There are many flavors of usability testing. At Fell Swoop, we have two favorites:
- High Touch – This is the traditional method of usability testing. It involves sitting down with the user and talking with them as they perform a set of tasks.
- No Touch – This method is a little different. It involves giving the user a set of tasks to work through on their own, then watching a video of it.
Each method has its advantages and disadvantages. One of the best things about “high touch” has to do with uncovering motivations. When the user does something interesting, we can ask them why they did it. With “no touch,” motivations can remain hidden unless users are good at thinking aloud.
Below is an example of how “high touch” usability testing can pay off in the form of user behavior insights.
I once redesigned a web app for a car sharing company. The app allowed customers to reserve cars. It essentially asked them when they wanted to have the car, then showed them which cars were available. During user testing, we noticed an interesting behavior. Users wanted to know which cars were available for their trip, but they often picked cars that were available after their trip. Probing on this behavior revealed the reason. Customers had a strong aversion to inconveniencing other customers. They wanted to choose times least likely to inconvenience others if they had to return the car late.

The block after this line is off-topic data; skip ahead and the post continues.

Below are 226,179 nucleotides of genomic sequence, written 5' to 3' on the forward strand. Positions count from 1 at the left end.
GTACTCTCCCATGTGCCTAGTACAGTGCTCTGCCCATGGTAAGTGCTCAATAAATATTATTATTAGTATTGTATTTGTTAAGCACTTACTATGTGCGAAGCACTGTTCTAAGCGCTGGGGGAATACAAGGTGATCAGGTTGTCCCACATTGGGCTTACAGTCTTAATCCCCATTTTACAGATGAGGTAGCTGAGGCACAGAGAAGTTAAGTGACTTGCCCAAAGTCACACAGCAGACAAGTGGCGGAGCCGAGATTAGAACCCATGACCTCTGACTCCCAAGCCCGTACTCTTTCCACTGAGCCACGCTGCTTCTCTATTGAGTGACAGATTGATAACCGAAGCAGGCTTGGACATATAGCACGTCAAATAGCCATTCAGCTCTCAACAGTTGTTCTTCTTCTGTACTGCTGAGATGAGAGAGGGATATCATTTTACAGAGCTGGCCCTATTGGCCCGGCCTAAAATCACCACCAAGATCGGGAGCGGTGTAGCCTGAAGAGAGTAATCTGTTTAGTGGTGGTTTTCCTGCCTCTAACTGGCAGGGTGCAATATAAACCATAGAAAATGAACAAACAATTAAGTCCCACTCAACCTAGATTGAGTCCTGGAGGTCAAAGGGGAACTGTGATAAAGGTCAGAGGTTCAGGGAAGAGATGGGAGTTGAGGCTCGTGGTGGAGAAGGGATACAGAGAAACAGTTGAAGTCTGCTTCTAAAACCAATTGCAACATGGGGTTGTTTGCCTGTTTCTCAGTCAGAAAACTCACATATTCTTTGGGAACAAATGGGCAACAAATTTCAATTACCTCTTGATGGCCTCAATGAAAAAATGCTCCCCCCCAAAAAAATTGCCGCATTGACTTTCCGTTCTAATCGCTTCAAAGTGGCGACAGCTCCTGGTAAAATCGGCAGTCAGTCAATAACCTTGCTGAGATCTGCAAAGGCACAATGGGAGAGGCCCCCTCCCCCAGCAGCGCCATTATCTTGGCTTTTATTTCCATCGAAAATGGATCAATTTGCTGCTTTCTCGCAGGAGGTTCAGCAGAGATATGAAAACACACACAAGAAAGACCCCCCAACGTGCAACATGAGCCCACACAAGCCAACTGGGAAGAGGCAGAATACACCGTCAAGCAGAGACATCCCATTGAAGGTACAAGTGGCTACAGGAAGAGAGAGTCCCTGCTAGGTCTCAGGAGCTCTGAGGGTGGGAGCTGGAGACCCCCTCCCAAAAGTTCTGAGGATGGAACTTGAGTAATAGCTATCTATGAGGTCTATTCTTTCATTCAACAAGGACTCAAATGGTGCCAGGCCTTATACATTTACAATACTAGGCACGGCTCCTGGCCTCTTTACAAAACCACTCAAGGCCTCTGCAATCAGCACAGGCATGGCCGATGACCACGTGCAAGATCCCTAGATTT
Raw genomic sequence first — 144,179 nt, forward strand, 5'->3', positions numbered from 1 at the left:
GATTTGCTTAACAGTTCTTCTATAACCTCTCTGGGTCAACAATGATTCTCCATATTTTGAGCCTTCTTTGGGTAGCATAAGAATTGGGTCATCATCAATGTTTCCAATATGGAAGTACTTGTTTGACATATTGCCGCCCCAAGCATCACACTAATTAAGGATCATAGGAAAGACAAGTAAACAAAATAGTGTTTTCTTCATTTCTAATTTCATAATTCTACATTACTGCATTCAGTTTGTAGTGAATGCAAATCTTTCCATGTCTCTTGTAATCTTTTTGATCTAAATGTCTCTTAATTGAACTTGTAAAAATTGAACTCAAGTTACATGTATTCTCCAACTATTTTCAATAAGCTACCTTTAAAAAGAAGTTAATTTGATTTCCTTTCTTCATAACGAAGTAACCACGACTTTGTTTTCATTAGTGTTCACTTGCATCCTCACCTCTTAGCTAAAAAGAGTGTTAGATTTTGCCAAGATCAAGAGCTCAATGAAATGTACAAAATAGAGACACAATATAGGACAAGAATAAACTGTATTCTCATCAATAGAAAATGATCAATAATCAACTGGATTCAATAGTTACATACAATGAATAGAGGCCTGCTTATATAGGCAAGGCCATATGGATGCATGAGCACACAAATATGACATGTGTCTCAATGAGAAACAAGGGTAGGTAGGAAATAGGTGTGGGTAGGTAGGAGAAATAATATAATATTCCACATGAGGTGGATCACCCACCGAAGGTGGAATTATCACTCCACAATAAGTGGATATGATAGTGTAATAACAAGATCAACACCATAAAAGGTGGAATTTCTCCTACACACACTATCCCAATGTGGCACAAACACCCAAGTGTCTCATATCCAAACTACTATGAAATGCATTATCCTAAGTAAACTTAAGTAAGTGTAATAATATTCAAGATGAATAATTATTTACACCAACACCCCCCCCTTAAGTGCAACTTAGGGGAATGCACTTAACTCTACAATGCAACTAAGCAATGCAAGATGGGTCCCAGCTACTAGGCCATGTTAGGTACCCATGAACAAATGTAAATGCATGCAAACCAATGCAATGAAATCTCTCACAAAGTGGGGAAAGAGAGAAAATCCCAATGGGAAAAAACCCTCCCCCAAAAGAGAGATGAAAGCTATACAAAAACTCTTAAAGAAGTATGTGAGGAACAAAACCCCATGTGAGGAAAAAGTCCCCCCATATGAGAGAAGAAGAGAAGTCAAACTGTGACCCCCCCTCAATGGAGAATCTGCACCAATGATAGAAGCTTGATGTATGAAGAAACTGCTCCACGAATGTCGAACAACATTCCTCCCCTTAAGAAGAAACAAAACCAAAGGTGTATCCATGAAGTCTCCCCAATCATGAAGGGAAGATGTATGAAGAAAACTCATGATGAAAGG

After learning this, we optimized the design to make it easier to see availability after the requested trip times. Had we gone with a “no touch” approach, we may not have known why users did what they did. This is the beauty of the “high touch” approach. Despite being more time consuming and costly, it can result in better designs and happier customers.
In my next post I’ll describe our experience with the “no touch” method of usability testing and tell you why we think it’s perfect for some situations.